Menopause blood or Cervical Cancer?

At Ahono Primary School in Siaya County a long queue of clients waited to access integrated reproductive health services that had been brought closer home. It was a Huduma Poa community based event day set aside for contraceptive services, cervical cancer screening and HIV testing and counseling.

In the queue was Teresa Adhiambo, waiting patiently just like the other women for her turn to get into the room and see a reproductive health personnel. For the last two years Teresa has not been having her monthly periods until they reappeared in September 2014 with intense waist pains and continuous profuse bleeding.

Teresa Adhiambo aged 43 years is a widow with a perfect story of the ruggedness of life one wouldn’t tell by just looking at her composed self, especially on a day like this.

The mother of seven, the oldest being 16 years and the youngest 10 years, was widowed in the year 2000 after her husband succumbed to a fatal road accident.

The following year she was inherited by her brother-in-law according to the Luo customs. After only two years in union, her new husband and the co-wife passed on after a series of prolonged illnesses.

Out of a mixture of fear, suspicion and caution she went for a HIV test, this being the second time. She turned out HIV positive.

Teresa somberly recalls how she insisted that the brother in law and her get tested first before their union which he accepted due to her persistence. They both turned out to be negative then.

Her predicament distressed her each day as she questioned how she came to get the virus. She says she suffered a period of regrets, self-blame and desperation.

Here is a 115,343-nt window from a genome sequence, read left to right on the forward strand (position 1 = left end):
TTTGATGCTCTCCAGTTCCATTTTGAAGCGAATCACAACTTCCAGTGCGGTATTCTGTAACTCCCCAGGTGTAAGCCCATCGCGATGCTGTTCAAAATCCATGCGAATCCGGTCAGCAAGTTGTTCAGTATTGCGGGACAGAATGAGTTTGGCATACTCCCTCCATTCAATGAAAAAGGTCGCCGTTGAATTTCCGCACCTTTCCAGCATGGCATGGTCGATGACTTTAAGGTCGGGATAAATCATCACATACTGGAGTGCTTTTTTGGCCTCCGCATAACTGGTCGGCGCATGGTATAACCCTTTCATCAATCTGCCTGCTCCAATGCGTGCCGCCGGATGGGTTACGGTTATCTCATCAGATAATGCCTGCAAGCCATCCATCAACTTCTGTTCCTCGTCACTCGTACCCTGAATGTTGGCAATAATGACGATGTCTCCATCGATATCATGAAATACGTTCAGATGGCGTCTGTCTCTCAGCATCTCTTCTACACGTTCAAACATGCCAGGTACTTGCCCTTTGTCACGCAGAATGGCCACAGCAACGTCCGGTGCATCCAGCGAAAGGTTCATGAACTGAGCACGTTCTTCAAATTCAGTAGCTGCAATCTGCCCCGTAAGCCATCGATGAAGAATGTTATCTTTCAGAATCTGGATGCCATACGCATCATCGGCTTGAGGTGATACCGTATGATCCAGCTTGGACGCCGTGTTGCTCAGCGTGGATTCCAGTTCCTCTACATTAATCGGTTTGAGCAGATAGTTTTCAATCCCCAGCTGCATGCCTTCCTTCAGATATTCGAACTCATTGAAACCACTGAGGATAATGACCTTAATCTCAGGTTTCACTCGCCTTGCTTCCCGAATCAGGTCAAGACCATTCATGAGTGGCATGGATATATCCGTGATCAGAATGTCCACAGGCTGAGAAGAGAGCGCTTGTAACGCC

‘I had a feeling my brother in law knew his HIV status earlier and had struck a deal with the nurse in charge not to disclose to me when we went to be tested. I would never have allowed him to infect me because I have children to take care of’, she discloses.

While still on her path to emotional healing, another complication arose. Her monthly periods reappeared after two years of no signs of bleeding only that this time she experienced intense waist pains and continuous heavy bleeding.

When she could not ignore the condition anymore she went to seek medication and without being tested, she was prescribed drugs to reduce the pain. Her condition did not improve despite being on medication and she continued to bleed for three months.

She says a nurse once told her that those were signs of approaching menopause.

Her face fills with melancholy as she recalls how she had to sell a goat to buy medicine costing 1300 shillings yet she still lived with the worst agony a single mum without a source of income

On this particular day she had come to seek a second medical opinion after her sister who lives in Sagam informed her of KMET’s Huduma Poa event day at Ahono Primary School.

After a cervical cancer screening she was found to have an advanced cervical cancer and she has been bleeding because her cervix tissues had already become cancerous.

The news shook her. She went quiet for some minutes and the first thing she uttered during counseling was where she would get money for her medication since she was referred to the nearby Yala Sub-County Hospital for examination under anesthesia and possible biopsy for histology. To her, this was a great reprieve “I hope all will be well and thank you KMET, you should come out here more frequently to help people like me”

By Pamela Nyagol,

 

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